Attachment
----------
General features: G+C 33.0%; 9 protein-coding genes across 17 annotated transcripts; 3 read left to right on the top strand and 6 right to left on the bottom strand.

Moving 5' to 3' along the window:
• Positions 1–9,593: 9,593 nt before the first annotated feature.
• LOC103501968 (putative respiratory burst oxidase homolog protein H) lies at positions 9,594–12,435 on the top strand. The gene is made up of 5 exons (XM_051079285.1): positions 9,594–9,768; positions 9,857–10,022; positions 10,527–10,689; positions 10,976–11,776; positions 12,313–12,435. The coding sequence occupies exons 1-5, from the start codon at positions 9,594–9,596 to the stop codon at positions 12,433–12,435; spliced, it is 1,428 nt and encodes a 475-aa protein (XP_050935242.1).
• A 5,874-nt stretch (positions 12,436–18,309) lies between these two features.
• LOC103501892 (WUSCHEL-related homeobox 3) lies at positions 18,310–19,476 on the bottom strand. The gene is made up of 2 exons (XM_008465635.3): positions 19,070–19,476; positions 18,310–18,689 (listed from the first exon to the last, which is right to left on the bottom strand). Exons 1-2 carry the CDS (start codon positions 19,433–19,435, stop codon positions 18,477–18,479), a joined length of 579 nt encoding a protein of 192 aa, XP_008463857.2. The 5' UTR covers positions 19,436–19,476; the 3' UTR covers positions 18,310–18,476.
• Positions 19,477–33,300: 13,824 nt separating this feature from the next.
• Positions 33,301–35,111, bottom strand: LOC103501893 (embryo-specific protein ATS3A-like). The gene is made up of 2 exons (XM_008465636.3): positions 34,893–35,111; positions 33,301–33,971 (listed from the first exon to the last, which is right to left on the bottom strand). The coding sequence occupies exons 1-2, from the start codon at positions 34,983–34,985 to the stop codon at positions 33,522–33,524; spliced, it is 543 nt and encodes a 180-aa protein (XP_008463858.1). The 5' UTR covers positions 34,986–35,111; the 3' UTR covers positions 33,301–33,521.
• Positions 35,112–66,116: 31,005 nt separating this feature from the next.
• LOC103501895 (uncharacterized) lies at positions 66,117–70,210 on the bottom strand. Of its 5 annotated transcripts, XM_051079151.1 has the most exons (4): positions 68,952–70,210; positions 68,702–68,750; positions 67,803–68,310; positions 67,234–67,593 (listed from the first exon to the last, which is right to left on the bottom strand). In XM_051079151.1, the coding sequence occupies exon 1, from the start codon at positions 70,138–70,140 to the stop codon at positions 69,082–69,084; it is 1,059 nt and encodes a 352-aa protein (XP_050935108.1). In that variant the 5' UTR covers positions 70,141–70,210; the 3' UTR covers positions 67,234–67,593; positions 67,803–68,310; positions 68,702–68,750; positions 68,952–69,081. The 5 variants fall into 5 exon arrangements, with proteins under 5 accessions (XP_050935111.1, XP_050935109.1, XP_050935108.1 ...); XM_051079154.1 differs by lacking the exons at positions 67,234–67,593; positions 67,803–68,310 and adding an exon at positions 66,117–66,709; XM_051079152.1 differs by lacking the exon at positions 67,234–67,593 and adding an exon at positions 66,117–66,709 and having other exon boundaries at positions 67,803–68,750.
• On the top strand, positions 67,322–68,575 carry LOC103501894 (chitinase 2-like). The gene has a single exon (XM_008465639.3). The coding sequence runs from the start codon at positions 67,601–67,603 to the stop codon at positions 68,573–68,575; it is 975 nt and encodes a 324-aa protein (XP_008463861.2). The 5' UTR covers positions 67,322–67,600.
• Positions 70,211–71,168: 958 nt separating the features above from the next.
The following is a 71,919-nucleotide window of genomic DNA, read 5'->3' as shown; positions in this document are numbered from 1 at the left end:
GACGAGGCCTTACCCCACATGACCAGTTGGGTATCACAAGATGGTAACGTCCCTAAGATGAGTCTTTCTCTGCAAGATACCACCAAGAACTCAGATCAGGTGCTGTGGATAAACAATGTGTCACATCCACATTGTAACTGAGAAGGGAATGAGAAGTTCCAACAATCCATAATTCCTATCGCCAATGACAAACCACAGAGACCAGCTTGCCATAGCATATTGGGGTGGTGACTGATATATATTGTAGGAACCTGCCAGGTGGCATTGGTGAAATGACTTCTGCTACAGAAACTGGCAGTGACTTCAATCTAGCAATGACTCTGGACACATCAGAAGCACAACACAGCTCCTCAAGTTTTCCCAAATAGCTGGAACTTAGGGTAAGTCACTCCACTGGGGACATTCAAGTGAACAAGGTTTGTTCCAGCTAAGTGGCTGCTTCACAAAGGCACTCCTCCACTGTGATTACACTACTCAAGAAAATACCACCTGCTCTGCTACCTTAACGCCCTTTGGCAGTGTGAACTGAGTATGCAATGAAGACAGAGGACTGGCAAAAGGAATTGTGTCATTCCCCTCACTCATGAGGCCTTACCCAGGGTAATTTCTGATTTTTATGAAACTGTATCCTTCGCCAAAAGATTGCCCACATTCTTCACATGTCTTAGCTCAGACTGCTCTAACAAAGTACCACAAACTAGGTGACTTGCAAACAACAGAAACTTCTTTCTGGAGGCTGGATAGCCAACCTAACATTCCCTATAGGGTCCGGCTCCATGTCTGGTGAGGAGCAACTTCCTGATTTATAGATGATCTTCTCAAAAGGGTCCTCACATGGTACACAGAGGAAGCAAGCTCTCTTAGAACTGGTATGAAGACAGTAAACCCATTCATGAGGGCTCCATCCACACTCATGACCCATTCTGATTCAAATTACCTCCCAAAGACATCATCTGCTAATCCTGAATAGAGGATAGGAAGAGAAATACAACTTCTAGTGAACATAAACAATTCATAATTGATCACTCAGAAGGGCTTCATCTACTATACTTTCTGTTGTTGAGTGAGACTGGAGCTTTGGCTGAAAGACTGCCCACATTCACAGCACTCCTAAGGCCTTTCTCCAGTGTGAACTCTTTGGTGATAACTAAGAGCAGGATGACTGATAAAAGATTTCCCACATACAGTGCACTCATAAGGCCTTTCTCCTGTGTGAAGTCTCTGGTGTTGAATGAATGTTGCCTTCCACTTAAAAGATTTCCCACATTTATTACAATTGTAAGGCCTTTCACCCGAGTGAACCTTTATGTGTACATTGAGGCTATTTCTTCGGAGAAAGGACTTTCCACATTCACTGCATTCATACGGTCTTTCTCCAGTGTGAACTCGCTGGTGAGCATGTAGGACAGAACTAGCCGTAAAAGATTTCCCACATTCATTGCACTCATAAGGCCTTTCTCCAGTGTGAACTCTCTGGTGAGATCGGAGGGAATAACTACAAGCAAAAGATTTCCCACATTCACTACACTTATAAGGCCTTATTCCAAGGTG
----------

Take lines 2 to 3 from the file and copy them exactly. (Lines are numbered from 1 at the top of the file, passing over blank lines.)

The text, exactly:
Moving 5' to 3' along the window:
• Positions 1–9,593: 9,593 nt before the first annotated feature.